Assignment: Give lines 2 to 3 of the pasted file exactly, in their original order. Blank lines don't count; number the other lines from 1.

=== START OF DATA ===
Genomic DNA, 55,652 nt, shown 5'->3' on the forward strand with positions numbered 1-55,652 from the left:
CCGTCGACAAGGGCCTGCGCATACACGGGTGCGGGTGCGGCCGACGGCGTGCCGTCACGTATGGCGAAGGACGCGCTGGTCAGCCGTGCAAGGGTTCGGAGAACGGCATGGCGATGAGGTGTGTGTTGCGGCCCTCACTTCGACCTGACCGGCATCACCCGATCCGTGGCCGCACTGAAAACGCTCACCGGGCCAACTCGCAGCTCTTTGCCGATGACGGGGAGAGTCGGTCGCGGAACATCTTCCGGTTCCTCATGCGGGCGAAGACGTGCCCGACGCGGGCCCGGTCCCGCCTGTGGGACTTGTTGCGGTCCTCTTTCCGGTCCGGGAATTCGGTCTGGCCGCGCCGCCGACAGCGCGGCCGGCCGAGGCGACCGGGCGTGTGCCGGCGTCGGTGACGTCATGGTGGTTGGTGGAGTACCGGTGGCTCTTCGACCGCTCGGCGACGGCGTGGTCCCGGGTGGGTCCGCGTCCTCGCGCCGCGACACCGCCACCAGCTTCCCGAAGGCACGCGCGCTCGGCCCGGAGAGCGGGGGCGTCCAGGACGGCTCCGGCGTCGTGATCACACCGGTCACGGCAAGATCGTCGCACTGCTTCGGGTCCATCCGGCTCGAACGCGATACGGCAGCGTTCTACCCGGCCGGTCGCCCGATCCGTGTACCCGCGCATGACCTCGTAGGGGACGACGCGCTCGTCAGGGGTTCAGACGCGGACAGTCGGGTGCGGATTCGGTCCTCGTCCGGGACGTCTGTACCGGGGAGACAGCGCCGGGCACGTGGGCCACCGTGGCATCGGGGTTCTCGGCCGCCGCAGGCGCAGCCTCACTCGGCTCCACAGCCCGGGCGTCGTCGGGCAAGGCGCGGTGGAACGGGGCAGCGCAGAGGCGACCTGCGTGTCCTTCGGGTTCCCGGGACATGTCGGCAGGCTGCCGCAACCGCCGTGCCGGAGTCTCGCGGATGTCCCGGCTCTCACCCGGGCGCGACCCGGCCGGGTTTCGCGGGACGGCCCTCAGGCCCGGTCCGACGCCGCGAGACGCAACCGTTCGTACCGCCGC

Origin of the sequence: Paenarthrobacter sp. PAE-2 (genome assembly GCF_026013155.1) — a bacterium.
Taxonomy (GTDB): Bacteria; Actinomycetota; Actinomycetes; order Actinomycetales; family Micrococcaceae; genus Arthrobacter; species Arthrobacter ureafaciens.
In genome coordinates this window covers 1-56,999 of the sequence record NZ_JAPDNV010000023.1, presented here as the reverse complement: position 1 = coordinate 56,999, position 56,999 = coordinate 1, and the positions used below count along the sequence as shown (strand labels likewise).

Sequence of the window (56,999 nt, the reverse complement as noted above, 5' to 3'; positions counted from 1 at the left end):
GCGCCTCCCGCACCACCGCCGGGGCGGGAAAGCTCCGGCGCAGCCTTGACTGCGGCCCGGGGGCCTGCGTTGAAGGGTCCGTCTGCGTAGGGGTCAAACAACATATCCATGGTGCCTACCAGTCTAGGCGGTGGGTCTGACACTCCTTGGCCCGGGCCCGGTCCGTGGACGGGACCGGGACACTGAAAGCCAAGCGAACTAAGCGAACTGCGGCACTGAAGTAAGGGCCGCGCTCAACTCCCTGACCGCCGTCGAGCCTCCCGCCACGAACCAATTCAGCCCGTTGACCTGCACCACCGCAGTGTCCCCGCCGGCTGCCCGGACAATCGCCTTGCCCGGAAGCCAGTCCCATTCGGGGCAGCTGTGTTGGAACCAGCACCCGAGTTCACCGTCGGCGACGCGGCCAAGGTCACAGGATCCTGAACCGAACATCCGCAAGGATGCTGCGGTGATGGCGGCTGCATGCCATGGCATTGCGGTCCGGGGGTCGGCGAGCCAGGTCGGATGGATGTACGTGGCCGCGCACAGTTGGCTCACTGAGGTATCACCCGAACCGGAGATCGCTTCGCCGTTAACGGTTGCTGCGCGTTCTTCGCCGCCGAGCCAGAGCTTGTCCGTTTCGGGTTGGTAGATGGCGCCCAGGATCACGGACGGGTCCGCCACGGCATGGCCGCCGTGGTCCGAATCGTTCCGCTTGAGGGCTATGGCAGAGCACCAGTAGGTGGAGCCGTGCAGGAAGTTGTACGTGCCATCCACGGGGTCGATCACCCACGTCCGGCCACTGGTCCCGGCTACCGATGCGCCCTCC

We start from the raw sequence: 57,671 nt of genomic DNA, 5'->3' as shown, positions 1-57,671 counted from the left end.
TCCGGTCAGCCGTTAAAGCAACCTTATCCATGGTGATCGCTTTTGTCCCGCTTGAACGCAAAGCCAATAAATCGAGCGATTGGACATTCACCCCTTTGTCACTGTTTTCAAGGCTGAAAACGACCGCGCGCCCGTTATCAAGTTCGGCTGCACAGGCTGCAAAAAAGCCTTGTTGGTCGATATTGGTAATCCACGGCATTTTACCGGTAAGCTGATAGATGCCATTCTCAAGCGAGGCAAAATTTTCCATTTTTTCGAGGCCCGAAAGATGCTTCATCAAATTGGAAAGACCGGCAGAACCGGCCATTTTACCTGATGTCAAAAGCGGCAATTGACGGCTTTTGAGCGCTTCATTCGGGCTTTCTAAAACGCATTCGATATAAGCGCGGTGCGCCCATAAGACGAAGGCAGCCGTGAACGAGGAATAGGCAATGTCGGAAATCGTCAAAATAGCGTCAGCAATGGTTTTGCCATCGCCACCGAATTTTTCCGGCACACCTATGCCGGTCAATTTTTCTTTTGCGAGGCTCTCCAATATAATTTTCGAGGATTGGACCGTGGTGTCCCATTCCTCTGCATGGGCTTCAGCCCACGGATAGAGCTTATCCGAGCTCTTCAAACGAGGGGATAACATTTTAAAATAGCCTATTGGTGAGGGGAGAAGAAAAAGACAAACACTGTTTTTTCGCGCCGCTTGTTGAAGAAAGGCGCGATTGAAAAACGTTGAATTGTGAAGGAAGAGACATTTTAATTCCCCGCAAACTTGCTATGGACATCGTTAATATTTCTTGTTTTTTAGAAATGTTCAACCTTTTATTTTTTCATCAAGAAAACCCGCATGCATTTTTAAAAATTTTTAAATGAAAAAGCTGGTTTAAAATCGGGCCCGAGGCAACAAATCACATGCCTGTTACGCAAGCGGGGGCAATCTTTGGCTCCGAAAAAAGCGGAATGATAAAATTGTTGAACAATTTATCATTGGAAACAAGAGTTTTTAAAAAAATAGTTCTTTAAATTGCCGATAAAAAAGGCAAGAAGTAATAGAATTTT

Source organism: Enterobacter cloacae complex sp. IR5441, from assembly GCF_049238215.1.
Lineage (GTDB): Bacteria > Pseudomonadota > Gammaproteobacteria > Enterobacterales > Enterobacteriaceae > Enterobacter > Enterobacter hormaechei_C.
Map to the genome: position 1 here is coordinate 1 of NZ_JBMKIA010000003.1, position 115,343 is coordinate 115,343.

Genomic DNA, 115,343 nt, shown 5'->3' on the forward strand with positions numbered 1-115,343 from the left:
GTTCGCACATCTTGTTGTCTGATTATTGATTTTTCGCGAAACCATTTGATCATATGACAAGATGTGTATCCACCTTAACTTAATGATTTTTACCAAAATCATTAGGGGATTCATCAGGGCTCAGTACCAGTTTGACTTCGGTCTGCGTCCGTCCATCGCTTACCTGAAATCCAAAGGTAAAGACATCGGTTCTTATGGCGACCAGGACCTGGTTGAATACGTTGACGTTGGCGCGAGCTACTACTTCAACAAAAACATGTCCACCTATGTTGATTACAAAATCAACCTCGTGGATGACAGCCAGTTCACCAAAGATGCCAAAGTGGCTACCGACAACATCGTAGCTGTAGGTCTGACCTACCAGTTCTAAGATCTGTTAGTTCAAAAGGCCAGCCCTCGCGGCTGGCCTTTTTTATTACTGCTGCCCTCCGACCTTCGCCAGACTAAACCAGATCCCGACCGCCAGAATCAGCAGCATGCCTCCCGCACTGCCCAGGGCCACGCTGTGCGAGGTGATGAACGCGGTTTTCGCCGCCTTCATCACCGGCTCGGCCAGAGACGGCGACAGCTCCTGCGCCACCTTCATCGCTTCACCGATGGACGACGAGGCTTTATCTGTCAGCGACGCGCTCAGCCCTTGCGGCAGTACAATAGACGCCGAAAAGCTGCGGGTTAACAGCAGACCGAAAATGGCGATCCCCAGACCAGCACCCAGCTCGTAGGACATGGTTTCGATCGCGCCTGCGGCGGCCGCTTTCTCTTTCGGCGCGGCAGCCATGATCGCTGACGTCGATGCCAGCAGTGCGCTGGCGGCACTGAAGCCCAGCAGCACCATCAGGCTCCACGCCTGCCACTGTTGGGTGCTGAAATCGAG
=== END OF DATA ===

CCGTCGACAAGGGCCTGCGCATACACGGGTGCGGGTGCGGCCGACGGCGTGCCGTCACGTATGGCGAAGGACGCGCTGGTCAGCCGTGCAAGGGTTCGGAGAACGGCATGGCGATGAGGTGTGTGTTGCGGCCCTCACTTCGACCTGACCGGCATCACCCGATCCGTGGCCGCACTGAAAACGCTCACCGGGCCAACTCGCAGCTCTTTGCCGATGACGGGGAGAGTCGGTCGCGGAACATCTTCCGGTTCCTCATGCGGGCGAAGACGTGCCCGACGCGGGCCCGGTCCCGCCTGTGGGACTTGTTGCGGTCCTCTTTCCGGTCCGGGAATTCGGTCTGGCCGCGCCGCCGACAGCGCGGCCGGCCGAGGCGACCGGGCGTGTGCCGGCGTCGGTGACGTCATGGTGGTTGGTGGAGTACCGGTGGCTCTTCGACCGCTCGGCGACGGCGTGGTCCCGGGTGGGTCCGCGTCCTCGCGCCGCGACACCGCCACCAGCTTCCCGAAGGCACGCGCGCTCGGCCCGGAGAGCGGGGGCGTCCAGGACGGCTCCGGCGTCGTGATCACACCGGTCACGGCAAGATCGTCGCACTGCTTCGGGTCCATCCGGCTCGAACGCGATACGGCAGCGTTCTACCCGGCCGGTCGCCCGATCCGTGTACCCGCGCATGACCTCGTAGGGGACGACGCGCTCGTCAGGGGTTCAGACGCGGACAGTCGGGTGCGGATTCGGTCCTCGTCCGGGACGTCTGTACCGGGGAGACAGCGCCGGGCACGTGGGCCACCGTGGCATCGGGGTTCTCGGCCGCCGCAGGCGCAGCCTCACTCGGCTCCACAGCCCGGGCGTCGTCGGGCAAGGCGCGGTGGAACGGGGCAGCGCAGAGGCGACCTGCGTGTCCTTCGGGTTCCCGGGACATGTCGGCAGGCTGCCGCAACCGCCGTGCCGGAGTCTCGCGGATGTCCCGGCTCTCACCCGGGCGCGACCCGGCCGGGTTTCGCGGGACGGCCCTCAGGCCCGGTCCGACGCCGCGAGACGCAACCGTTCGTACCGCCGC

Origin of the sequence: Paenarthrobacter sp. PAE-2 (genome assembly GCF_026013155.1) — a bacterium.